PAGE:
Von Kármán moved to the United States in 1930 to accept the role of director of the Guggenheim Aeronautical Laboratory at the California Institute of Technology (GALCIT). He brought with him a new approach to theoretical aerodynamics and its use in practical airplane design. He soon made GALCIT the intellectual center of aerodynamics and a leader in rocket research in the United States. Aerojet Engineering Corporation, which later became the major rocket company Aerojet-General, was spun off from GALCIT in 1942, and the Jet Propulsion Laboratory, a leader in rocket research, was formed from GALCIT in 1944.
In 1932, von Kármán made a notable contribution to the study of supersonics. Von Karman reduced the current equations for supersonic flow into a single equation. He then proposed its solution by studying the airflow at various points along the object. This became known as the Karman-Moore theory and marked the beginning of a new approach to studying supersonics that is still used today.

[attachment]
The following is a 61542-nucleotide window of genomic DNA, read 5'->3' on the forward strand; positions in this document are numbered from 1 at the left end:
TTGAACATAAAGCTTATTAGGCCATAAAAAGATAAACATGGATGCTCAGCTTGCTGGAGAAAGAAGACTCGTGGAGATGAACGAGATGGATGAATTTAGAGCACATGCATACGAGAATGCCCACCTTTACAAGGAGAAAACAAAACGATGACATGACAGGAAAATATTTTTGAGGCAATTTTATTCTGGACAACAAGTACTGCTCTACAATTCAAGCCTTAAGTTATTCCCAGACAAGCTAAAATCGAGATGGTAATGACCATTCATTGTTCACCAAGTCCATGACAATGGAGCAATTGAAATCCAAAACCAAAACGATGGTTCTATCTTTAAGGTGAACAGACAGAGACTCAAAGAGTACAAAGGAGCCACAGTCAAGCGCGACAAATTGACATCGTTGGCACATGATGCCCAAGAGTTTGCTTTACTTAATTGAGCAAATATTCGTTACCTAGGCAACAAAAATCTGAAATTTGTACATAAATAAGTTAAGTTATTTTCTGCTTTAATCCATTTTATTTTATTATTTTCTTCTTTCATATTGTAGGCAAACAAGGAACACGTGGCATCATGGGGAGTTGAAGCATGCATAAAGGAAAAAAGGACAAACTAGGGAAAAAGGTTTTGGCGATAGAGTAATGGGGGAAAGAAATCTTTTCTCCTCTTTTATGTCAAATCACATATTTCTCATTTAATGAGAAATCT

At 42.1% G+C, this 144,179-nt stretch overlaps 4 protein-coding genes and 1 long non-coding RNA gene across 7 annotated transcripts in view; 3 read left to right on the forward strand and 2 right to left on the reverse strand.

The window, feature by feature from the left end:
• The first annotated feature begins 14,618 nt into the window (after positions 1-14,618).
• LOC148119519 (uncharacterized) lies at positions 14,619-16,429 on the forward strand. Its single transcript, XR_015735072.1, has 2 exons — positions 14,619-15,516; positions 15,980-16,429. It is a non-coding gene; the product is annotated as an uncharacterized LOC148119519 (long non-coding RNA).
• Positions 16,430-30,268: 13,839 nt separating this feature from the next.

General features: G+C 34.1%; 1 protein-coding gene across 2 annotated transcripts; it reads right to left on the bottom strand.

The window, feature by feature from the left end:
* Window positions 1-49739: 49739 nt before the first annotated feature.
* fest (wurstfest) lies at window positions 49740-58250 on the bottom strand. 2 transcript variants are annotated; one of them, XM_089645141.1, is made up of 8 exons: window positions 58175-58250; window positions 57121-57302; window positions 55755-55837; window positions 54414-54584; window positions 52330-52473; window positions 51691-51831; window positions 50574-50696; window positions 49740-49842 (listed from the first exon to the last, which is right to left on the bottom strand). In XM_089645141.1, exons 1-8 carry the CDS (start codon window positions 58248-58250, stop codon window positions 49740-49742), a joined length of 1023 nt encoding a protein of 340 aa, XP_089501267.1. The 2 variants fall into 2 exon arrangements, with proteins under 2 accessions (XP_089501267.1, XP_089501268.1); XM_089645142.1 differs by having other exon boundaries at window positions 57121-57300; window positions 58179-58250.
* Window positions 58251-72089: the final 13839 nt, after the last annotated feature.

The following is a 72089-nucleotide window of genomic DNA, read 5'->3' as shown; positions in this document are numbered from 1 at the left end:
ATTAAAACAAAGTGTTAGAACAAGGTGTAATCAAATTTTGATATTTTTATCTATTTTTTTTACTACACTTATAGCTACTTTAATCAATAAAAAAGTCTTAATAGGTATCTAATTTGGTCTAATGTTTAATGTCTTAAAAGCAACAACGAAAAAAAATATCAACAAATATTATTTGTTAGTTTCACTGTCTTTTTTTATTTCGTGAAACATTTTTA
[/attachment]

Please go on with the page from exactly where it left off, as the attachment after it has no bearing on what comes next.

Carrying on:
In 1939, the commanding general of the U.S Army Air Force, General Henry “Hap” Arnold, asked von Kármán to design a 20-foot (six-meter), 40,000-horsepower (29,828-kilowatt) wind tunnel for the Air Force at Wright Field in Ohio. This was the first facility of its kind and was used by the Air Force to make major advances in flight research.
During World War II, General Arnold chose von Kármán as his scientific advisor, marking the beginning of a long period of cooperation between researchers, the Air Force, and industry that still exists. This relationship gave von Kármán a strong influence over much of the aeronautical research and development that occurred during the war. He created the Air Force Scientific Advisory Board, a group of academic, government, and industry engineers and scientists who were a major force in determining U.S. Air Force research and development policy.
After the war, von Kármán sent a team of scientists to Germany to study their facilities and learn how they had made such rapid progress in aeronautics and aviation during the war. He used this information to develop a blueprint for an Air Force research and development facility for jet propulsion, supersonic aircraft, and ballistic missiles. This facility was created in Tennessee and was called the Arnold Engineering Development Center.